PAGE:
An Oxford researcher has attempted to distance himself from “misleading” media reports twisting the results of a study on the effects of binge-drinking on unborn children.
The article, published online last week by the Journal of Epidemiology and Community Health, studied the results of experiments carried out over the last 35 years on the relation between binge-drinking during pregnancy and damage to the unborn child.
It concluded that there was “no convincing evidence of adverse effects of prenatal binge-drinking,” but newspaper headlines came out with bold claims such as: ‘Binge-drinking while pregnant OK’ (Metro).
Dr Ron Gray, the senior member of the study’s research team, said that the media’s coverage of the study was inaccurate. He said, “This happens a lot with medical articles. Our conclusion was that the evidence is unclear, not that binge-drinking is safe. In the paper we specifically advise against binge-drinking while pregnant.”
Dr Gray defended his team’s belief that women who report isolated instances of binge-drinking should not be made to feel excessive concern.The research has provoked negative responses from experts who believe that scientists have a responsibility to consider the message that the public might take from their work.
Professor Andrew Shennan, of St. Thomas’s Hospital, London, said, “You learn with time that just because you don’t prove something doesn’t mean it’s not there. If you replicated the study on a larger scale I’d put money on the fact that you would find something. Even very small amounts of alcohol can damage the foetus.”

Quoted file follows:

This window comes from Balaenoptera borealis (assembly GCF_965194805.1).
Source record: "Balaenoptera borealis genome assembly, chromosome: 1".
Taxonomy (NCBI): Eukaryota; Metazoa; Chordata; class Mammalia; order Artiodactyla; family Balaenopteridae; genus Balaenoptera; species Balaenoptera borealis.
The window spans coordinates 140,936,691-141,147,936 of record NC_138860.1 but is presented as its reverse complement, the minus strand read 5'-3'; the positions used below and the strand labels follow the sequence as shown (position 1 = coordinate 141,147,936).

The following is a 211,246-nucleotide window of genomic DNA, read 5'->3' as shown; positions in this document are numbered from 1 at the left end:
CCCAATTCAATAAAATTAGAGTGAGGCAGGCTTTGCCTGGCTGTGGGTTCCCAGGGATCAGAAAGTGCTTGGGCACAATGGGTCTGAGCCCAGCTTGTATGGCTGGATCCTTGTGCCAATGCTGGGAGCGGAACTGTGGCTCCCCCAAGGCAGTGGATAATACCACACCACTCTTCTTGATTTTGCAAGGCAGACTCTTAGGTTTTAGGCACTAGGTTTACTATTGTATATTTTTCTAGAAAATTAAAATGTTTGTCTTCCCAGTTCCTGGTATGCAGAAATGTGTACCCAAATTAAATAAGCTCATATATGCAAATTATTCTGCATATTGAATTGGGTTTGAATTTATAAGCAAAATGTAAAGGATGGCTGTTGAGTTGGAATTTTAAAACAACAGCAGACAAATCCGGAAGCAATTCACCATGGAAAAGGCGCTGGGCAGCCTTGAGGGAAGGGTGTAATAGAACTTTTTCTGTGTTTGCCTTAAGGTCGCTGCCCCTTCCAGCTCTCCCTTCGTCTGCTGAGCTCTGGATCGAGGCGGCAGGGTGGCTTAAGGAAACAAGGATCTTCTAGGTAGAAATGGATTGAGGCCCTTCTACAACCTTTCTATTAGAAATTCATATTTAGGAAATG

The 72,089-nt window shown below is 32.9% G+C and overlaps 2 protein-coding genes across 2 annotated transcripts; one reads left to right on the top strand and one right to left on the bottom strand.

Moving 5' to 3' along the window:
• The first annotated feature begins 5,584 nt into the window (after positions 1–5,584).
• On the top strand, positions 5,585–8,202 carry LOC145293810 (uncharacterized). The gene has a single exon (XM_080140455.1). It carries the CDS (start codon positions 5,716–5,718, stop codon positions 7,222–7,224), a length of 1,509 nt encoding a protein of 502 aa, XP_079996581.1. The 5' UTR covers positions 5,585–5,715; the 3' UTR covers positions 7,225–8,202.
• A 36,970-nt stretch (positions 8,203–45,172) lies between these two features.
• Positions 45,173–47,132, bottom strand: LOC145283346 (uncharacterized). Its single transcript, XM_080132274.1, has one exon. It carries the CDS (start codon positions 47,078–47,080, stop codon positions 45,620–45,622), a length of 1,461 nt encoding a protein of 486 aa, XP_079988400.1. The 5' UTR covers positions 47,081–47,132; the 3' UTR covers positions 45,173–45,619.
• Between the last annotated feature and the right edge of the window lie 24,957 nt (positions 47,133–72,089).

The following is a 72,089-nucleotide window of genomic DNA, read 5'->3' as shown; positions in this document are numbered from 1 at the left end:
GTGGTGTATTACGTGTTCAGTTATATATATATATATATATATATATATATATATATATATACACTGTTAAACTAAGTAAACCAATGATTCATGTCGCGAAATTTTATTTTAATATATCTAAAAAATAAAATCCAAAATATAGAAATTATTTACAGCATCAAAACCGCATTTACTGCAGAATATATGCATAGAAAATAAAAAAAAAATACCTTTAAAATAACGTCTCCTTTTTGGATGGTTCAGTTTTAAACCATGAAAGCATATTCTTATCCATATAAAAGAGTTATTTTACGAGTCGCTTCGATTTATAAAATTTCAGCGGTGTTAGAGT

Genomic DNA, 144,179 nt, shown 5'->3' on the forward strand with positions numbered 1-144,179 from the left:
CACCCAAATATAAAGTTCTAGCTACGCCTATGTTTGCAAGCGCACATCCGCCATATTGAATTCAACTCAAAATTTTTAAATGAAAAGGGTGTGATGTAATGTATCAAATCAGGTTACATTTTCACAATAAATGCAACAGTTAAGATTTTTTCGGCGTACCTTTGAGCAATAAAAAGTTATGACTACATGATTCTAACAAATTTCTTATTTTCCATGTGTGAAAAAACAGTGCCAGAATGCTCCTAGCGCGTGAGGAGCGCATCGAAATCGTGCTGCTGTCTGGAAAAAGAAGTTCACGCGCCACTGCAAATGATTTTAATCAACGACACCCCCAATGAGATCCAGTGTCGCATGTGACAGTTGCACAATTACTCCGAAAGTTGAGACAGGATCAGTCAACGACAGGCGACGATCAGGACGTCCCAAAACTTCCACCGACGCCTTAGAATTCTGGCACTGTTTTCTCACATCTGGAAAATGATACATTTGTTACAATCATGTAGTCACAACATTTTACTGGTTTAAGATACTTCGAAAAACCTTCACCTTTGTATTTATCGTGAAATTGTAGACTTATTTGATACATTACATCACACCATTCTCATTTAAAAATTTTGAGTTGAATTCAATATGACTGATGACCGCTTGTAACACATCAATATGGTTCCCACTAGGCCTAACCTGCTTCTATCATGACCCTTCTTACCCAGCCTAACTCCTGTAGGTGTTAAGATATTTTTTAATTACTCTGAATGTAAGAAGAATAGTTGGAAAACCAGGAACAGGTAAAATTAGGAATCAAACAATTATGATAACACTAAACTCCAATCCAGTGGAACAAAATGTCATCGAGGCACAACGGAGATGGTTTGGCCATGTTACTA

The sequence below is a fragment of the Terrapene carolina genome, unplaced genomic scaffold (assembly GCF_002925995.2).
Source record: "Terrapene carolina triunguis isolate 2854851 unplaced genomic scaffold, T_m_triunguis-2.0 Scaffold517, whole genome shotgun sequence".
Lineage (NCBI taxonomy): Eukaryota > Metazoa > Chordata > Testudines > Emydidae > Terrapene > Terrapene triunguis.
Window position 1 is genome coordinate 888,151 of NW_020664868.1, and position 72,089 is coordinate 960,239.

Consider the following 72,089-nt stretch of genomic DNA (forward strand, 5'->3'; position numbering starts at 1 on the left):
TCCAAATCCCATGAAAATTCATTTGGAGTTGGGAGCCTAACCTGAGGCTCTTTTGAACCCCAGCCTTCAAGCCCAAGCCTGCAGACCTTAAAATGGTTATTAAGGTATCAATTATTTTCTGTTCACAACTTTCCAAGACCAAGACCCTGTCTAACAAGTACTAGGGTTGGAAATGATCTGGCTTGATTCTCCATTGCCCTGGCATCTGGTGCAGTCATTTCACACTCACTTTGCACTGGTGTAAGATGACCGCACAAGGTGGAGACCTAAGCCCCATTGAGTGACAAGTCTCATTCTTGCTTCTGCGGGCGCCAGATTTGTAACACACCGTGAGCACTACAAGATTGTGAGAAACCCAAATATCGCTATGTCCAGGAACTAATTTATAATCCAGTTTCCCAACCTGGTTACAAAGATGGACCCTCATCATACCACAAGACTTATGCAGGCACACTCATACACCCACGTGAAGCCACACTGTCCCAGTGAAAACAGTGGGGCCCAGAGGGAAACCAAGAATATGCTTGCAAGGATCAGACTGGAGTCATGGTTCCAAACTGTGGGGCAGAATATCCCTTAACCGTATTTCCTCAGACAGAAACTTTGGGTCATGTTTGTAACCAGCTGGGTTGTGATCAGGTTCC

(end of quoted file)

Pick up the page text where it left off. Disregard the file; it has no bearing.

He added, “To be responsible we need to say that alcohol is not safe. There is a danger that researchers put a spin on their articles because they want them to be high-profile.”
In response to such criticism Dr Gray said, “How could we have known that our research would be misinterpreted? That logic would apply to people doing important research on obesity, smoking, drugs; you name it.”
Mervi Jokinen, a spokesperson for the Royal College of Midwives, said that she was “deeply concerned” that the study gave the impression that drinking during pregnancy is safe, but conceded that the risk from a single episode of binge-drinking during early pregnancy is “minimal.”
She added, “Concerns about possible media response should not influence scientific research, as long as it is carried out ethically."